Ninety years ago, in June of 1922, or just a year after Young had his land cleared and some of the major streets surveyed, people were snapping up home sites, and contractors from all over were buying property and putting up houses.

Two of Hollywood’s first homes, built in today’s Parkside section as they appear today after 90 years and various storms. The house on the right is particularly well-maintained.

At this time Young’s Hollywood Land & Water Company did not build homes, but Young had a vision of what homes in his city should look like. He had his architects Rubush & Hunter design a variety of house styles that he would accept in his Central residential area, and later in the Lakes section. These styles included California Mission, Spanish-Moorish, the adobe, and the California bungalow as created by the Greene brothers of Pasadena.

Please note: in the 1920s there was no building style designated “Mediterranean Revival.” This catch-all term did not come into vogue until well after World War II. Young never saw the Mediterranean, but he did have a great love of California. In fact, he and his wife Jessie are buried there.

From the beginning of his city Young instituted a zoning system and codes that provided for uniform building restrictions. From 1922 to 1926 hundreds of homes were built in Hollywood following Young’s prescribed guidelines. The fact that Young insisted on building to code is important, and not only for the uniform handsome look the early buildings provide for the city. Young’s code also provided stability. In 1991 when the Broward County Historical Commission drew up a list of significant historical structures in Hollywood, there were nearly 1,000 on their list, chiefly homes. Today although a few of those have been torn down or destroyed by neglect, the majority stand, especially in the Parkside and Lakes sections. And realize, please, that all of these endured the horrific 1926 hurricane, not to mention all the subsequent hurricanes. Credit must be given to Young’s building codes, and to those builders who adhered to them.

In areas that were not restricted by Young’s codes, including the Little Ranches and subdivisions along north 18th Avenue between Hollywood and Dania (it didn’t become U.S. 1 until 1931) individuals were free to erect whatever structures they could. Young didn’t own the land from Johnson Street north along 18th Avenue, and he didn’t restrict dwellings in the Little Ranches. Consequently, while some homes in these areas were built to be structurally sound, many were frame boxes, little better than tents. These are the ones often pictured that did not survive the 1926 storm. So if you own an 1920s home in Hollywood today, it is built to last.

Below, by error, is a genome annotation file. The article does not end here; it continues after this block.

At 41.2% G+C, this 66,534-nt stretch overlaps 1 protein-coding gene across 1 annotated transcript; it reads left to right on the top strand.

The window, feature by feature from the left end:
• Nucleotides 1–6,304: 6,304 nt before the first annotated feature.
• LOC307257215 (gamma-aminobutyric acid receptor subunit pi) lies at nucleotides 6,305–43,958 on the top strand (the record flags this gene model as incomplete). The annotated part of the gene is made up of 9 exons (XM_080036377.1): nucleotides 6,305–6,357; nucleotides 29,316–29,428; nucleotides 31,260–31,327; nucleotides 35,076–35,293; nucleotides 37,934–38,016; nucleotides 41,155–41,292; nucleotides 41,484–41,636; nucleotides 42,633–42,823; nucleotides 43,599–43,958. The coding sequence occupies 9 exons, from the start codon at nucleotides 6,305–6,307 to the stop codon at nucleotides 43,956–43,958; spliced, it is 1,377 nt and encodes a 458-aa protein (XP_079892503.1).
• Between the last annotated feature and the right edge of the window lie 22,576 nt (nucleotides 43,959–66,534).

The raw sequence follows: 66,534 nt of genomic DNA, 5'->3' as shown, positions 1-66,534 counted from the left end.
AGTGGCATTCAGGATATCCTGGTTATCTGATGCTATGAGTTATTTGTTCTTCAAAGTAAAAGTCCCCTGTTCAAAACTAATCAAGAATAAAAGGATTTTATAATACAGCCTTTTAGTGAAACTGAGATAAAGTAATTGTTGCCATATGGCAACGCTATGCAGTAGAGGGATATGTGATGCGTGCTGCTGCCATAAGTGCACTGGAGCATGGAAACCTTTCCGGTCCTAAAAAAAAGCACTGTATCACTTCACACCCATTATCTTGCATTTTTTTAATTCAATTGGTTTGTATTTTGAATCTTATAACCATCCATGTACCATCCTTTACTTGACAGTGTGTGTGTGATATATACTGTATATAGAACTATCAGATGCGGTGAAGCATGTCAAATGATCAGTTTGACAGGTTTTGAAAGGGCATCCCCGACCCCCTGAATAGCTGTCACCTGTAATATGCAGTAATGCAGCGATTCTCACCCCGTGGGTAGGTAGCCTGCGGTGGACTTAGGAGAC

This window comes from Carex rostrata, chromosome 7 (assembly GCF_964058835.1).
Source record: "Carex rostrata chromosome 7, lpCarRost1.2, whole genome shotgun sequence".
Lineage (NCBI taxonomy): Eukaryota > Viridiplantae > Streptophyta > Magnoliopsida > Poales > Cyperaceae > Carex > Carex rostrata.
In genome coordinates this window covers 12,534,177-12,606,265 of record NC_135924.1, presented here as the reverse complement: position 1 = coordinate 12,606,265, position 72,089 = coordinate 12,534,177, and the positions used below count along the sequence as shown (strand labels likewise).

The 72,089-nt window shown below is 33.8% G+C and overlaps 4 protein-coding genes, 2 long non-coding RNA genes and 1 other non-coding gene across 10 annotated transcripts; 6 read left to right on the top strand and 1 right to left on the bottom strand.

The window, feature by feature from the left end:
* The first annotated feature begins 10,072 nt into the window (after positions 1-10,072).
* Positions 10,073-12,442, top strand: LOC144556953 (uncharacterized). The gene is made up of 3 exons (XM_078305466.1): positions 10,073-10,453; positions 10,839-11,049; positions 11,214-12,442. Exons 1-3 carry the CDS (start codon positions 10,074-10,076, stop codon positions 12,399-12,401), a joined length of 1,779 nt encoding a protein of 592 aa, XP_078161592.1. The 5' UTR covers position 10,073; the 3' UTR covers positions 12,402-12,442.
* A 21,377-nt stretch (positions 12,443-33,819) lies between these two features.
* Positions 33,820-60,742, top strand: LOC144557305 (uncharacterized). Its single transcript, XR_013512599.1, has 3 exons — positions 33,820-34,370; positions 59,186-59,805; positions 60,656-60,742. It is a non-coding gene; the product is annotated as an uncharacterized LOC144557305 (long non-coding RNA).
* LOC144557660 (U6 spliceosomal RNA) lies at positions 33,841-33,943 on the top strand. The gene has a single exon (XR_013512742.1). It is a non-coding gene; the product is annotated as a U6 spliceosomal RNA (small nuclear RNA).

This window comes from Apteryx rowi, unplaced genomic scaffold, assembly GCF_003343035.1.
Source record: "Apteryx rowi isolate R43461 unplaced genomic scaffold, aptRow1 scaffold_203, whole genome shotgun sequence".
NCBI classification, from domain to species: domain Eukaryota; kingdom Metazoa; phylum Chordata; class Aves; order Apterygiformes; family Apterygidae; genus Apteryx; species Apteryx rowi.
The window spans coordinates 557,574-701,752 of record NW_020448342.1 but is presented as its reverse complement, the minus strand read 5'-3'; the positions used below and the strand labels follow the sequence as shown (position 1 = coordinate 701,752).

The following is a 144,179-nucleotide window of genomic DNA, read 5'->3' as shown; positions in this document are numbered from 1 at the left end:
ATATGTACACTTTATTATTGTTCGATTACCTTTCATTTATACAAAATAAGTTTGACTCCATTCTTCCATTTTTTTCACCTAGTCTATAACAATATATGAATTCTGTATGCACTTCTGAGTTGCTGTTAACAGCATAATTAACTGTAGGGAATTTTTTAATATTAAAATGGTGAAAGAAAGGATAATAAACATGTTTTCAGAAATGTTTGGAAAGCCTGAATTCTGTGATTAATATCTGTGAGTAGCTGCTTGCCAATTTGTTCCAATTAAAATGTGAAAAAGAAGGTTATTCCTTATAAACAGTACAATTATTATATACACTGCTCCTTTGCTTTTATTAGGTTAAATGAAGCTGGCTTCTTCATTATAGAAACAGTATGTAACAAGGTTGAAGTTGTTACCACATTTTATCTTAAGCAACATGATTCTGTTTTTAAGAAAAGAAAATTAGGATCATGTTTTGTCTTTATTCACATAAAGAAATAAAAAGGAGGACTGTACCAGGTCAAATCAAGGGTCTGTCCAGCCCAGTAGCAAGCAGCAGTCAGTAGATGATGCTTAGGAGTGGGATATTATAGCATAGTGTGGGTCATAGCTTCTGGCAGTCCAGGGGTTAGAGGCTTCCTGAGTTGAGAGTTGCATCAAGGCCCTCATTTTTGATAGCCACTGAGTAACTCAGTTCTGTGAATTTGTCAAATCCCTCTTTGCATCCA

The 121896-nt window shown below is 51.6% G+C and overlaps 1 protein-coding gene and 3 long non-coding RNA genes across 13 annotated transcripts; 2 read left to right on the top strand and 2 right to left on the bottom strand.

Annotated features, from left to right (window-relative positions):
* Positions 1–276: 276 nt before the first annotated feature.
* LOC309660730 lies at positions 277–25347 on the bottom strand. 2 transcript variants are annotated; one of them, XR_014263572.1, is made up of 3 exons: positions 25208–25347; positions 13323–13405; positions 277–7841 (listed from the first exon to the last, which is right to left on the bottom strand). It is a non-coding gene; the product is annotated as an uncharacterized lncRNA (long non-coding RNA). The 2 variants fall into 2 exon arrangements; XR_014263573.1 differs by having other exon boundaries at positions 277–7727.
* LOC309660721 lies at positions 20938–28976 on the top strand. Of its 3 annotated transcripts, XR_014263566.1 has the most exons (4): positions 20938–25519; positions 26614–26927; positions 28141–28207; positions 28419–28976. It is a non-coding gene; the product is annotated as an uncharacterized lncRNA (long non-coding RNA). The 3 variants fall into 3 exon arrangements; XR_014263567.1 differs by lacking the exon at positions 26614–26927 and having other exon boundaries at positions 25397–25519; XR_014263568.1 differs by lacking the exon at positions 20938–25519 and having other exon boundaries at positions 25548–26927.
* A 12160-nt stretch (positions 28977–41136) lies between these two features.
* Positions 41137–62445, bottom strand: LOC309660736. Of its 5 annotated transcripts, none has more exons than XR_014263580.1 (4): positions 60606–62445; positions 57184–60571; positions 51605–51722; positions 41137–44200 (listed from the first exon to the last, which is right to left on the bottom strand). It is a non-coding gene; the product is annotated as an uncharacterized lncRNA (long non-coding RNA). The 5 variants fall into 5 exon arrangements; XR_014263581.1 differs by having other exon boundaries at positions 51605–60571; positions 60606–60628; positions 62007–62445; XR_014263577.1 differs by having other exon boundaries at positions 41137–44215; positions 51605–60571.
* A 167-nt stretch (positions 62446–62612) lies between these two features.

We have the names of some of the contractors who built the earliest houses in 1922 to 1924. If you have a 1920s home in the Central (Parkside) or Lakes section, it might have been built by one of these contractors. The first to erect houses in Hollywood, in the residential area to the south of Downtown, was Harry Bastian. He was brought in by Young, who winkled him away from another bigtime developer, Carl Fisher, when Bastian was working for Fisher on Miami Beach. Others were Homer Masick from Los Angeles, who bought 12 lots near the future Central School, Charles Schindler from Texas, C. Carrolin from St. Louis who bought 12 residence lots, and Gilmore and Gilmore from Leesburg, Florida who bought five lots on Monroe Street in 1922 and planned to buy more. W. W. Kington, who bought 30 lots, was a wealthy mine owner from Kentucky. He and his wife Minnie moved to Hollywood in 1922 to become among Young’s earliest and strongest supporters.

Homer Mesick or Messick built this home in 1922.

Below, the Kington home, at the corner of Van Buren and the Dixie Highway, placed there by Kington to show travelers that Hollywood had handsome dwellings. Sadly this historic structure was demolished in 2005, and replaced by an enormous condo.

Both photos, by Yale Studios, were circulated widely throughout the U.S. by the Young company.

I have listed this information with the thought that homeowners might find the names useful if they are researching the history of their properties. Happily, in the Miami Herald for June 24, 2012, Home & Design section, page H1, there is an article by Shirley Salemy Meyer called “How to dig up the history of your house.” Among the sources for information that she mentions is your local historical society. So here is a plug for the Hollywood Historical Society, founded in 1974 and chock full of information and photos of early (and later) Hollywood, Florida, with over 18,000 items in its Research Center. The contact is http://www.HollywoodHistoricalSociety and the phone is 954-923-5590.Ms. Meyer mentions fire insurance maps, and indeed, the 1926 Sanborn map for Hollywood is a key source for every building including garages and sheds that stood in Hollywood by 1925. She also warns against “community stories and legends” about your area. Unless there is documentation behind the legend, it probably isn’t true.

These are snapshots from my family’s scrapbook. This is the home of Thomas McCarrel, about 1925. As a contractor McCarrel built the Hollywood Theatre on Hollywood Boulevard, which became the Ritz Theatre.

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